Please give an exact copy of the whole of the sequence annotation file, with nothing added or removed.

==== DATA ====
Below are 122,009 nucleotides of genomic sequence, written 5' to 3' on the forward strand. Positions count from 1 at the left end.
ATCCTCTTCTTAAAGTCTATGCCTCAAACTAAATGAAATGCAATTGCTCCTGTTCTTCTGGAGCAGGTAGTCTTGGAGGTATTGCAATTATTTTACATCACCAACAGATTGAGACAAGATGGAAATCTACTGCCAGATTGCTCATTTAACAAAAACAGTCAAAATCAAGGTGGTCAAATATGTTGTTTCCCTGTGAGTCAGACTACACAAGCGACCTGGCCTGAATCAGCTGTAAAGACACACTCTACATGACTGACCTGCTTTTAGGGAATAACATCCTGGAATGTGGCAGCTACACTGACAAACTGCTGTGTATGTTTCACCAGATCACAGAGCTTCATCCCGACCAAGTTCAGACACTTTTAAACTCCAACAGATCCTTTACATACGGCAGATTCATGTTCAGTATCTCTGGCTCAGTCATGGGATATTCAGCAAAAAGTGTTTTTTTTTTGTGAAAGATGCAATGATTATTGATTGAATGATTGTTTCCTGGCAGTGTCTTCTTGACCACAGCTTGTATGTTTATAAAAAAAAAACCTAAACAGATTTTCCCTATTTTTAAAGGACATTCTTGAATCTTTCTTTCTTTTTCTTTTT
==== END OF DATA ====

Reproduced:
Below are 122,009 nucleotides of genomic sequence, written 5' to 3' on the forward strand. Positions count from 1 at the left end.
ATCCTCTTCTTAAAGTCTATGCCTCAAACTAAATGAAATGCAATTGCTCCTGTTCTTCTGGAGCAGGTAGTCTTGGAGGTATTGCAATTATTTTACATCACCAACAGATTGAGACAAGATGGAAATCTACTGCCAGATTGCTCATTTAACAAAAACAGTCAAAATCAAGGTGGTCAAATATGTTGTTTCCCTGTGAGTCAGACTACACAAGCGACCTGGCCTGAATCAGCTGTAAAGACACACTCTACATGACTGACCTGCTTTTAGGGAATAACATCCTGGAATGTGGCAGCTACACTGACAAACTGCTGTGTATGTTTCACCAGATCACAGAGCTTCATCCCGACCAAGTTCAGACACTTTTAAACTCCAACAGATCCTTTACATACGGCAGATTCATGTTCAGTATCTCTGGCTCAGTCATGGGATATTCAGCAAAAAGTGTTTTTTTTTTGTGAAAGATGCAATGATTATTGATTGAATGATTGTTTCCTGGCAGTGTCTTCTTGACCACAGCTTGTATGTTTATAAAAAAAAAACCTAAACAGATTTTCCCTATTTTTAAAGGACATTCTTGAATCTTTCTTTCTTTTTCTTTTT